JOURNAL ARTICLE

Deformation behavior of low-carbon Co-Cr-Mo alloys for low-friction implant applications

A Salinas-Rodriguez, J L Rodriguez-Galicia
Journal of Biomedical Materials Research 1996, 31 (3): 409-19
8806068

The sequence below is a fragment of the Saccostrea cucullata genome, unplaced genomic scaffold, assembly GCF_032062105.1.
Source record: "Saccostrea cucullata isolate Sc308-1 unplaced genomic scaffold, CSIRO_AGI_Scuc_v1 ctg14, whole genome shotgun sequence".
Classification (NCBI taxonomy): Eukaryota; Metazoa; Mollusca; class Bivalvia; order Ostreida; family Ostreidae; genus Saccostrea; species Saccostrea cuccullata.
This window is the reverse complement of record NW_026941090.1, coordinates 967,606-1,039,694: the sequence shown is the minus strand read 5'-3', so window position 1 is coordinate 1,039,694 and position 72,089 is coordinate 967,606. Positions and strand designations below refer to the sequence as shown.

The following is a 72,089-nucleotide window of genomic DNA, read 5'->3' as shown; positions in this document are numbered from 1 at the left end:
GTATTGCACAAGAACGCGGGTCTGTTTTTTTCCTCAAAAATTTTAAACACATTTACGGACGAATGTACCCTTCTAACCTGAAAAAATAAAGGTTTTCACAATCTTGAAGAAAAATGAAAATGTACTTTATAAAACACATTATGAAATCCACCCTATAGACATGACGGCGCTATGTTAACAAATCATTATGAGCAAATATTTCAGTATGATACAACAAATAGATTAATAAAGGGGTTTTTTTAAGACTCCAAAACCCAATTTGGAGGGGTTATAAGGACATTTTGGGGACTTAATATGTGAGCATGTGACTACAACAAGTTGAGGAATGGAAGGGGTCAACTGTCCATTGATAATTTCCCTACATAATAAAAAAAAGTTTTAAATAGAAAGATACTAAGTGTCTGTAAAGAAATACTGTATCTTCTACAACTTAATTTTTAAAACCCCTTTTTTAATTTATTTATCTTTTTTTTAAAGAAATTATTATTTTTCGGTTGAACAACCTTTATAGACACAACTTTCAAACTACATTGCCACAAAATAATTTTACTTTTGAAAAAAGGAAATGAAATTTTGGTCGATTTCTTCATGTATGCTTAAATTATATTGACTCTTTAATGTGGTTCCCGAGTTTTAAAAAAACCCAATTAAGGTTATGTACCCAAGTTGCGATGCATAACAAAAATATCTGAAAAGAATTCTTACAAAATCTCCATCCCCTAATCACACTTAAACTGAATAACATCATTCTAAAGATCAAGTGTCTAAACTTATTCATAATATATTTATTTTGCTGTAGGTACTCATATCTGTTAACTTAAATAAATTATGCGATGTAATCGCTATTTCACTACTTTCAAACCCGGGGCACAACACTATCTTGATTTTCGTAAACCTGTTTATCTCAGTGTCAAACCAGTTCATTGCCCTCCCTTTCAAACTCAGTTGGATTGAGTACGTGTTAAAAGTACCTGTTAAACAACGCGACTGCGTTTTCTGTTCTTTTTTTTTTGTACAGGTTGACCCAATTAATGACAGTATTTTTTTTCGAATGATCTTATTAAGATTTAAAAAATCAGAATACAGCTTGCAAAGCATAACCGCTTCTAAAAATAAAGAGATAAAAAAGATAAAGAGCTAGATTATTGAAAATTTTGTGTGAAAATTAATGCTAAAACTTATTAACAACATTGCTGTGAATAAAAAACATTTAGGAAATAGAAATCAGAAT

The plastic flow behavior of wrought Co-27Cr-5Mo-0.05C alloy was investigated at 298 K as a function of grain size using uniaxial tension testing. The microstructures produced by deformation were characterized using X-ray diffraction, reflected light, and scanning electron microscopy. This study revealed that material with initially coarse face-centered cubic (fcc) grains exhibits larger uniform ductility than material with fine grain size. Typically, increasing the grain size from 7 to 70 microns reduces the yield strength by about 50% and increases the elongation to fracture from 12 to 30% with a small effect on the tensile strength. The material is capable of deforming uniformly to large strains without developing plastic instabilities until the point of fracture. This effect was found to be associated with the occurrence of transformation-induced plasticity (TRIP) in the coarse-grained material. TRIP enhances the material's ability to deform uniformly by maintaining a high rate of strain hardening during deformation. Smaller fcc initial grain size inhibits the transformation kinetics of the fcc-hexagonal close-packed phase transition according to the Olson-Cohen model.

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